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Catalani : La Wally

Roma, 1960 (Audio)

Director: Arturo Basile

  • Renata Tebaldi (Wally)
  • Giacinto Prandelli (Hagenbach)
  • Jolanda Gardino (Afra)
  • Dino Dondi (Gellner)
  • Pinuccia Perotti (Walter)

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    Alfredo Catalani: La Wally
    A review from Gramophone, February 1990

    Catalani was by instinct and temperament a post-Verdian (even an anti-Verdian) composer whose short life ended just as the post-Verdian age began. It brought him not triumph but despair: Mascagni's
    Cavalleria Rusticana (first performed just as Catalani began work on La Wally, his last opera), Puccini's Manon Lescaut (whose success put La Wally into the shade and embittered the final months of Catalani's life), even Verdi's own Falstaf seemed more convincing models for the future than the one he had been labouring to perfect over 20 years and five previous operas.

    A century later we don't have to be too hard on him for proposing a path that wasn't taken. He was abused for writing 'German operas' (four of his six stage works have romanticized Teutonic or Nordic
    settings) and he does have moments of atmospheric scoring that recall Weber but in La Wally, his maturest score, he is obviously and fundamentally an Italian who knew more about French opera than most of his compatriot contemporaries. He had, after all, spent perhaps as much as a year in Paris before going to the Milan Conservatoire, a year during which he could have heard most of Meyerbeer's grander operas, one of Massenet's, two by Ambroise Thomas and Weber's Der

    Think of a blend of those influences (fairly well digested) plus long-lined Italian lyricism and a sort of hectic, driven vigour (is it too fanciful to attribute part of this to Catalani's by now galloping consumption?) and you will have a pretty good idea of the style of La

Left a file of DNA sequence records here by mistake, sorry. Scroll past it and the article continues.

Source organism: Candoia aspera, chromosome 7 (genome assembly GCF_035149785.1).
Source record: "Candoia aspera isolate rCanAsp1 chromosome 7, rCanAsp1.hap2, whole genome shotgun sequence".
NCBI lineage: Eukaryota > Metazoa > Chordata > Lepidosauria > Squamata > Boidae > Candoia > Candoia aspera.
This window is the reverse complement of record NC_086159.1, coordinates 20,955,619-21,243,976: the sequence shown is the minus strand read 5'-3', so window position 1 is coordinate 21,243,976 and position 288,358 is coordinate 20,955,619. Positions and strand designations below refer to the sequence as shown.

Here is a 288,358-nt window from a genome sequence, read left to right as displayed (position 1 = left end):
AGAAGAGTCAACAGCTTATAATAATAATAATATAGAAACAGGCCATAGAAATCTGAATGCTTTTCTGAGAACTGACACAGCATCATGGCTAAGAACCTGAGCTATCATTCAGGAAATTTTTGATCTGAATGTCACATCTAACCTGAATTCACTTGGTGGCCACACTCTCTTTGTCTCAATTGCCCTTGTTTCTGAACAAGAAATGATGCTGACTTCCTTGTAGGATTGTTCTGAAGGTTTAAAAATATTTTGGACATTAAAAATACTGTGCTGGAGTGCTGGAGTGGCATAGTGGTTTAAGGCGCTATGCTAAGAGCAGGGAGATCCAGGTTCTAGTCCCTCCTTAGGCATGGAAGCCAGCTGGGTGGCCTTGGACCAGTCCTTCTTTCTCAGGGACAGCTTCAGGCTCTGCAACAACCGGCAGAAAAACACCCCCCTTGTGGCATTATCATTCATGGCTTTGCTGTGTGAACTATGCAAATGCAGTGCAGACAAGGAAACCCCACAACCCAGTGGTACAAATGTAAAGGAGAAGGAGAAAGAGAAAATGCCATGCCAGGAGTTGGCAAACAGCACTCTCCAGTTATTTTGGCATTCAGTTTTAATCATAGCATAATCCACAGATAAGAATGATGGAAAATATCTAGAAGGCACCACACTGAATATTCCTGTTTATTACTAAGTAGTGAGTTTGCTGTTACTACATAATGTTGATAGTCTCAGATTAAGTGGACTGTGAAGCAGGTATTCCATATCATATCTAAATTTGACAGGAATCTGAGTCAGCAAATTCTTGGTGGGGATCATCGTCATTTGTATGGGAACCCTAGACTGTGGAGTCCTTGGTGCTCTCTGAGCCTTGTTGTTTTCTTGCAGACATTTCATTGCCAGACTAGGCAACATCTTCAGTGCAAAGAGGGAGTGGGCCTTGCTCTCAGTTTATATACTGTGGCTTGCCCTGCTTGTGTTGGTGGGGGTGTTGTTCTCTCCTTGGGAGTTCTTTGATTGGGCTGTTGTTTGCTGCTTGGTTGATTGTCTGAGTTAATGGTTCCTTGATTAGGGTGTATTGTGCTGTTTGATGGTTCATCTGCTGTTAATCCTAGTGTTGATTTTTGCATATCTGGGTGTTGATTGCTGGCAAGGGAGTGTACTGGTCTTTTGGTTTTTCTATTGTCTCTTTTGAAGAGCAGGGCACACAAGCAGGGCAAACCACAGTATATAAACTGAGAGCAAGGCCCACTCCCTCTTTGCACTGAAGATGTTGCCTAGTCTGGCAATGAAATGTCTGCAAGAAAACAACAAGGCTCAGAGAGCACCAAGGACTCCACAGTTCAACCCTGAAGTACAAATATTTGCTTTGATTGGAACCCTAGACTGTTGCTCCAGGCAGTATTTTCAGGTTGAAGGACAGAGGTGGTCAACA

Plenty of local colour, both in the obvious operatic sense (a huntsmen's chorus, a recurrent yodelling song—the work is set in the Austrian Alps) and, more impressively, in the evocations of cold in Act 4: piccolo and double-bass four octaves apart in the prelude,icily thin scoring in the opening scene on the snow-bound mountain peak, strangely Shostakovich-like chords in the soprano's despairing scena—Catalani's orchestral writing, though coarse now and then, has vitality and sometimes real poetry to it. Despite efforts not to be, La Wally is basically a number opera, and inevitably the big solo scenes stick most obstinately in the memory: the heroine's famous "Ebben? ne andro lontana", of course, but she has arias of similar melodic appeal in each of the other three acts (her baritone suitor and the tenor who first scornfully spurns her then learns to love her too late have their most characterful moments in duet with her); the melodic language is generous, with here and there a brusque, striking angularity. And in moments like the quite ingeniously complex ensemble in Act 2 (quartet and chorus) and above all in the sequence of
    not-quite-arias and notquite-declamatory-recitatives of the Fourth Act an individual voice begins to assert itself.

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    Arturo Basile
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